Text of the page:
He couldn’t be a spy. Why would she even think he would be?
“You’re not the first one to make that joke,” he smiled, deftly deflecting her parry.
Perhaps it was the twinkle in his eye as he listened intently to her tales of her days. Or his cosmopolitan and soigné attitude whenever he escorted her to dinner or a play, his hand so warm in the small of her back guiding her as if she were Cyd Charisse in a Hollywood musical. Or how great he looked in either a tuxedo or a black leather bomber jacket. Or how every bartender in town knew to start a Manhattan the minute they saw him walk through the door.
Or maybe it was his unexplained absences. His smiling shrug as he regretted his inability to attend something on a long weekend. His various travel plans, and charmingly salacious texts from wherever he might be. There was something enigmatic about both ends, his hazy plans and vague explanations. Of course, why shouldn’t he live several double lives when he obviously lived them so well?
He probably wasn’t a spy. He had family spread all over the country. He had friends and business connections everywhere. He dismissed the outdoorsy, sporty personality of the city they both found themselves employed within. And oh, he loved to fly. First class.
Still, it amused him to play the part, she believed. The bespoke suits. The silk sheets. The gabardine raincoat. The razor-sharp memory and wicked sense of humour. The ability to blend agreeably into any crowd, the ease exuded in every room. The talent to melt away entirely.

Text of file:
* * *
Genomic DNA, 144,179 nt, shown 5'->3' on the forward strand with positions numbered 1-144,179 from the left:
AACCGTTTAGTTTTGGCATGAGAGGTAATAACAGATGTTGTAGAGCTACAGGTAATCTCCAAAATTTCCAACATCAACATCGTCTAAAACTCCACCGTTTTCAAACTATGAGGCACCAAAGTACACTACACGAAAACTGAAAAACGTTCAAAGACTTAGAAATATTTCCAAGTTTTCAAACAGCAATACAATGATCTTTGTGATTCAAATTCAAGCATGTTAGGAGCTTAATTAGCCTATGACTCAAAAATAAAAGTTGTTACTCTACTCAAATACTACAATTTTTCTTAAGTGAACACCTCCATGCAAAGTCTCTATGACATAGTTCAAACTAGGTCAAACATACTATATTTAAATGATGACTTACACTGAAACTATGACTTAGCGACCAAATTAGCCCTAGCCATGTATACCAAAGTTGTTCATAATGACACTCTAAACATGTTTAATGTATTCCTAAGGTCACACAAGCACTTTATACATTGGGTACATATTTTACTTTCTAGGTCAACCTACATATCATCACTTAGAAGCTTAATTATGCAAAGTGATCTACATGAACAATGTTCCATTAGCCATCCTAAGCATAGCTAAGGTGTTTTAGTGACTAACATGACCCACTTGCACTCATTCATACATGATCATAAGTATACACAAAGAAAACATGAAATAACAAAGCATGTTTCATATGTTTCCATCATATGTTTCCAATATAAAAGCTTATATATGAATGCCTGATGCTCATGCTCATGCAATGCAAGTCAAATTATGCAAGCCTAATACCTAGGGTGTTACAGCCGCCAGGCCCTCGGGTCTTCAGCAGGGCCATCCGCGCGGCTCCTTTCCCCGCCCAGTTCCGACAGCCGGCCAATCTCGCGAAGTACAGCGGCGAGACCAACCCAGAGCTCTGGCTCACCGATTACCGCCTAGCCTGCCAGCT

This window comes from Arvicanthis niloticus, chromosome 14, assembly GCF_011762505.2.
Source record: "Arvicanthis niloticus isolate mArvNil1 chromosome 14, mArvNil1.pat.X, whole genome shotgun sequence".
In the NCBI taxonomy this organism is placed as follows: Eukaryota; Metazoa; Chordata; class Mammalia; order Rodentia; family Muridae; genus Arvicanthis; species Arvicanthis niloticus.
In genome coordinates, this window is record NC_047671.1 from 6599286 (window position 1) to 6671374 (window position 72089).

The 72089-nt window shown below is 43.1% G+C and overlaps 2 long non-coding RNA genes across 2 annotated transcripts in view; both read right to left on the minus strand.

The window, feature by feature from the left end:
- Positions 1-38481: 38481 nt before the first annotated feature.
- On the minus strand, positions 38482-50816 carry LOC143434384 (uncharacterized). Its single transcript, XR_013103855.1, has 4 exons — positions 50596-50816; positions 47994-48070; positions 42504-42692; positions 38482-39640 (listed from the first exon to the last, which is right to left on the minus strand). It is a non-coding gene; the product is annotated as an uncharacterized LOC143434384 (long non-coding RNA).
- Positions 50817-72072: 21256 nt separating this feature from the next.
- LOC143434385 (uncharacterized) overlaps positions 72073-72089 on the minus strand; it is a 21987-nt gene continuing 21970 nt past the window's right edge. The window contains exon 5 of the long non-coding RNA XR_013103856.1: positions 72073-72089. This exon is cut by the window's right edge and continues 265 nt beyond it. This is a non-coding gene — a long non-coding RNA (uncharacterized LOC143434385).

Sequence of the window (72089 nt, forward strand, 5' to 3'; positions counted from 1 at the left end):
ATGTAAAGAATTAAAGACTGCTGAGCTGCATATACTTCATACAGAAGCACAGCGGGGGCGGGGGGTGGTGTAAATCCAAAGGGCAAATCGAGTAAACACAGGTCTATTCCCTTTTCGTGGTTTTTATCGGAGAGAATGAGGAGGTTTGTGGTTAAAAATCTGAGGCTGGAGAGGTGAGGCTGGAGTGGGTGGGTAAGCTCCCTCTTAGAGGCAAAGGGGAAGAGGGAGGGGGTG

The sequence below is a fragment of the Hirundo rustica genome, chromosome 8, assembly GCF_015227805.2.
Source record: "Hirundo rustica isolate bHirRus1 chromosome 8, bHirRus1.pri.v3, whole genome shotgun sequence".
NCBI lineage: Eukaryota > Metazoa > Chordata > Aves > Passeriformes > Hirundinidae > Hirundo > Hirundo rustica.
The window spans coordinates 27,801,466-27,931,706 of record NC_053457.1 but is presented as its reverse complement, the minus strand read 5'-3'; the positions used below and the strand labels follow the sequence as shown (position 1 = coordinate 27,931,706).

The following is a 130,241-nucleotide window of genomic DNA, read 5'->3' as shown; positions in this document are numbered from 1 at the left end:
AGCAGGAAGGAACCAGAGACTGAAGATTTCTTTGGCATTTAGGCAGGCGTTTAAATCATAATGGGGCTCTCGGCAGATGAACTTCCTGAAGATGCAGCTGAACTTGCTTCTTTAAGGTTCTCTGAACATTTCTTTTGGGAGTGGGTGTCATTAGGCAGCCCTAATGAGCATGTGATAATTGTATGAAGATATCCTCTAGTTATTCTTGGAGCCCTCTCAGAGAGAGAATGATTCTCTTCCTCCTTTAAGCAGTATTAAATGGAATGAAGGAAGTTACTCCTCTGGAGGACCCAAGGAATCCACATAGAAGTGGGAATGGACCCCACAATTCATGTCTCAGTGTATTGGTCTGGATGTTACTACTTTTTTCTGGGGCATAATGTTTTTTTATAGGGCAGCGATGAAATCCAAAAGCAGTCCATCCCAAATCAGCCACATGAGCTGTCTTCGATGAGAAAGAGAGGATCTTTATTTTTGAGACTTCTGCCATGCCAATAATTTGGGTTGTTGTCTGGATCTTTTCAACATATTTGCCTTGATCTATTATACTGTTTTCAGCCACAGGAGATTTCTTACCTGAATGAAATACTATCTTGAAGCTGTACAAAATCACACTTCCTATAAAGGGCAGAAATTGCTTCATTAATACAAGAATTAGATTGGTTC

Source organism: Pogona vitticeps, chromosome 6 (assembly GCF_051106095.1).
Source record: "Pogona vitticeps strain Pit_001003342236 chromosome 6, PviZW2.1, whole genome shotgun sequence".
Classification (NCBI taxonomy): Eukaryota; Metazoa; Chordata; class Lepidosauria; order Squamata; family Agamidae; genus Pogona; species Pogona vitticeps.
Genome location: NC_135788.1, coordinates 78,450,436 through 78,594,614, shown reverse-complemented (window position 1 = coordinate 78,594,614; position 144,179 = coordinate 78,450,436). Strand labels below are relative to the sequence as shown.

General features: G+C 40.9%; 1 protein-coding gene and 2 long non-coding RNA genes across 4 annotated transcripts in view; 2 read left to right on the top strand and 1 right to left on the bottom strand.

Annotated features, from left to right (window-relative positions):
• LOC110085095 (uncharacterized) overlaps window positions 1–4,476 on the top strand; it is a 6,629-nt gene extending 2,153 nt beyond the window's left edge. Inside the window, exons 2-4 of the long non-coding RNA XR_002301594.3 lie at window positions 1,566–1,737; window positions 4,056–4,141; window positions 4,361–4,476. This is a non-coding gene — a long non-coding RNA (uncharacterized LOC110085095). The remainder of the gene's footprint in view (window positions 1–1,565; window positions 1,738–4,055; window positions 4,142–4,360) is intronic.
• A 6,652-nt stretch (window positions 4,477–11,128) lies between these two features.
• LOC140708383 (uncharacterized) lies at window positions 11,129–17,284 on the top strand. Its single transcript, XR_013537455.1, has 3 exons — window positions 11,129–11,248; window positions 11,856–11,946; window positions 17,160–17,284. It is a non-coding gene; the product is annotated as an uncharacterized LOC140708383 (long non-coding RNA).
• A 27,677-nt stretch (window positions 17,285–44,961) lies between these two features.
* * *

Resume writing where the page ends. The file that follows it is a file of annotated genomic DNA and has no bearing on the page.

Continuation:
Did it bother her? She had to admit, not really. He was utterly present when they were together, and his focus brought out her own A game. His occasional disappearances provided her with an equal relief in his lack of neediness. She could focus on her own work, relax into assignments, connect with old friends without jockeying times and priorities. When he came back, when they were together, it was because they wanted to be. They desired each other’s company. And that desire could burn up all the oxygen in the room.
He was the perfect partner for her, at this stage in her own particular game of chutes and ladders. She was a woman who enjoyed a certain sense of autonomy, but when he appeared on her horizon, his self-assurance captured her attention. Their senses of humour meshed. And no matter how often they met up, in those first few moments when she looked into his hand-some face, he took her breath away.
She wasn’t after a constant companion. He wasn’t looking for a housekeeper. They came together to enjoy themselves and each other. Each of them had lived other lives. Neither of them felt the urge for fetters. They recognized in each other a kindred sense of style, and an epicurean joy for what the world had to offer.
So, of course he couldn’t be a spy. At any rate, he wasn’t one of theirs.
Best known for the Randy Craig Mysteries, the first detective series set in Edmonton, Alberta, Janice MacDonald has also produced non-fiction, short fiction, a children’s book, drama and music. Janice spent more than a decade teaching literature, communications and creative writing at Grant MacEwan, and now keeps the Government of Alberta safe from dangling modifiers.
This article appears in the October 2021 issue of Edify